A Chinese artificial intelligence firm has become the latest victim of Covid-19 cyberattacks, as hackers look to profit off stolen medical data and research in the midst of the pandemic.

Why it matters: The outbreak has led to a surge in illicit cyber activity, with hackers targeting individuals, companies, and governments.

  • Korean and Vietnamese hackers have launched cyberattacks against China and its government in what appears to be an effort to gain intelligence to guide their own Covid-19 responses.
  • Targeted attacks through coronavirus-themed emails have increased 667% worldwide, according to US-based security firm Baracuda.

Details: Huiying Medical, a Beijing-based company developing AI-based tools to diagnose Covid-19 infections, had its source code and experimental data stolen, researchers from US-based cybersecurity company Cyble said over the weekend.

  • “Credible threat actor THE0TIME” claims to have breached Huiying’s systems and is selling the data on the dark web for 4 BTC (around $30,800), the researchers said.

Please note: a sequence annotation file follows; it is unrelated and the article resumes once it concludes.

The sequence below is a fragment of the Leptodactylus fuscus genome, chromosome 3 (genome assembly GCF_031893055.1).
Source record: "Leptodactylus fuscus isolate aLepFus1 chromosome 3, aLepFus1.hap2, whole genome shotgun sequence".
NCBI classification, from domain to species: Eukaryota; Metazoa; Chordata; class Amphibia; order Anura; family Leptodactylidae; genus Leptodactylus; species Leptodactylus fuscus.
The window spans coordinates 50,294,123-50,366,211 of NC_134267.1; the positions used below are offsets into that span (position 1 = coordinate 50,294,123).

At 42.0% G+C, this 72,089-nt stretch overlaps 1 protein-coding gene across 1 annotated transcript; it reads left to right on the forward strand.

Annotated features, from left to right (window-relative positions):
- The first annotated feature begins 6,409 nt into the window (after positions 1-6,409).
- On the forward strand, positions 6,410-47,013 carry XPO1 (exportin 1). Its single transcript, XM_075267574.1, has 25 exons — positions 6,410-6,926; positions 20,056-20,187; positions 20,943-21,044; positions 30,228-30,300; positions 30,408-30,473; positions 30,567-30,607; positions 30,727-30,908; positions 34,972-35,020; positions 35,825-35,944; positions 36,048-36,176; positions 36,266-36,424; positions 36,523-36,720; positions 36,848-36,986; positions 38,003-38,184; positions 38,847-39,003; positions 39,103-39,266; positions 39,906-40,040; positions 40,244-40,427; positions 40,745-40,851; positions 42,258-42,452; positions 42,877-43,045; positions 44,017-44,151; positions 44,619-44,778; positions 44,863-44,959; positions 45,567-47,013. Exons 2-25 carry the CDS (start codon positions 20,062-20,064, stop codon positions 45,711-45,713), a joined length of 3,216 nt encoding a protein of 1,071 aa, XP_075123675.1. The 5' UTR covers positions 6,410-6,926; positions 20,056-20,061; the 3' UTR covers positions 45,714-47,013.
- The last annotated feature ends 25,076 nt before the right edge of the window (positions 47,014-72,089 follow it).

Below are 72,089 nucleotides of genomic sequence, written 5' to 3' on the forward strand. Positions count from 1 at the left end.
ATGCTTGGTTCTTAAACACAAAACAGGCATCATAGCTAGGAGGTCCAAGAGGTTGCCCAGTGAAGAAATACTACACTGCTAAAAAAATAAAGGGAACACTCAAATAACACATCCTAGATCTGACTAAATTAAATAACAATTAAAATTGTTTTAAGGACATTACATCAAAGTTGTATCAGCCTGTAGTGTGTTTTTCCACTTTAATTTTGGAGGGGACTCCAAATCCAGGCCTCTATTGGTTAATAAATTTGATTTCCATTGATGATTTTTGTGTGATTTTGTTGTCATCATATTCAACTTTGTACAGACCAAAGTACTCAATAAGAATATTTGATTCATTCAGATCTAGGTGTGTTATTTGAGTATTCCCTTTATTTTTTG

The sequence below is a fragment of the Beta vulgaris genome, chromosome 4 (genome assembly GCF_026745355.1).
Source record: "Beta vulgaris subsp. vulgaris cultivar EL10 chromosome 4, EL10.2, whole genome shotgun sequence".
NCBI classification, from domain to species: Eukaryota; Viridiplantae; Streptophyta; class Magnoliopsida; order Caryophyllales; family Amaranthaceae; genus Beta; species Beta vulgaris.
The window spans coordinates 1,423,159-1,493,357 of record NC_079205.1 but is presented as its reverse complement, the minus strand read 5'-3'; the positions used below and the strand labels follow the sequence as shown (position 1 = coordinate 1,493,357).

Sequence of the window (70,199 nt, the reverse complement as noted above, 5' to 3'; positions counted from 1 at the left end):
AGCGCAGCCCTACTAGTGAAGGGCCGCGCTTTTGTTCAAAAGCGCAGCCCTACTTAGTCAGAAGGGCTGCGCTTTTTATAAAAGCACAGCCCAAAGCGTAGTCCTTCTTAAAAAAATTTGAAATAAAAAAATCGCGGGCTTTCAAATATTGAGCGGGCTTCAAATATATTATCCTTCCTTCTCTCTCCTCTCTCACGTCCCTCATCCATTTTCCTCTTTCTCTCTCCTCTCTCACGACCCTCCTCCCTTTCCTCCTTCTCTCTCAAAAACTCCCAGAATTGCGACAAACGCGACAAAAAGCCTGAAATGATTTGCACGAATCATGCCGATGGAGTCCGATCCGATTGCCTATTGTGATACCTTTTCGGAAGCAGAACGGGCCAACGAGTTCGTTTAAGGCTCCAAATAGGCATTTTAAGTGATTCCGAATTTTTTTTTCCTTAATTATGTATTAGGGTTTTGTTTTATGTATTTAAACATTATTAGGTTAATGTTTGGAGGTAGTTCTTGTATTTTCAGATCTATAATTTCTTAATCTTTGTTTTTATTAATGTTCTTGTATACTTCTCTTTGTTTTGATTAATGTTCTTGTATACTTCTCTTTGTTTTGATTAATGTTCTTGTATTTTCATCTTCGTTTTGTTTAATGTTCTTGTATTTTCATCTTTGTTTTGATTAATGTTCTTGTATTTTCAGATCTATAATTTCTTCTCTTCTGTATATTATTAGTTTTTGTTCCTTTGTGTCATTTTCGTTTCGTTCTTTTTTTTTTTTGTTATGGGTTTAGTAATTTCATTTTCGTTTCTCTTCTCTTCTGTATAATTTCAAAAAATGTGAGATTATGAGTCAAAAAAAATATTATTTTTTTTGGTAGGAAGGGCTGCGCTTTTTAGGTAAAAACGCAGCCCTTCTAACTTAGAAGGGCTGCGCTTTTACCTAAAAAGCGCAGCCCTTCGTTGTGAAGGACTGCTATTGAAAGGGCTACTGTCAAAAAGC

• The dump includes user data, source code, and Covid-19 experiment information.
  • Using images from CT scans, Huiying’s AI system gives healthcare workers a probability that a patient is infected with Covid-19.
  • Huiying has cooperated with 800 hospitals around China, including Peking Union Medical College Hospital, Chinese media Leiphone reported.
  • Huiying has partnered with smartphone and telecommunications giant Huawei to provide two hospitals in Ecuador with AI-based diagnosis tools for Covid-19, state media reported.

Context: Hackers have capitalized on growing Covid-19 fears around the world as a means to get their hands on sensitive corporate information and personal data.

  • Chinese cybersecurity company Qihoo 360 said in February that South Asian attackers used coronavirus-themed emails as bait to launch attacks on organizations “on the frontline” of fighting the outbreak in China.
  • Cyble previously found 500,000 Zoom accounts for sale on hacker forums and the dark web. Earlier this month, the researchers also identified a trove of nearly 270 million Facebook accounts up for sale for €500 (around $540).

Christopher Udemans is a Shanghai-based technology reporter. He covers Chinese artificial intelligence, mobility, and cybersecurity. You can contact him at chrisudemans [at] technode [dot] com.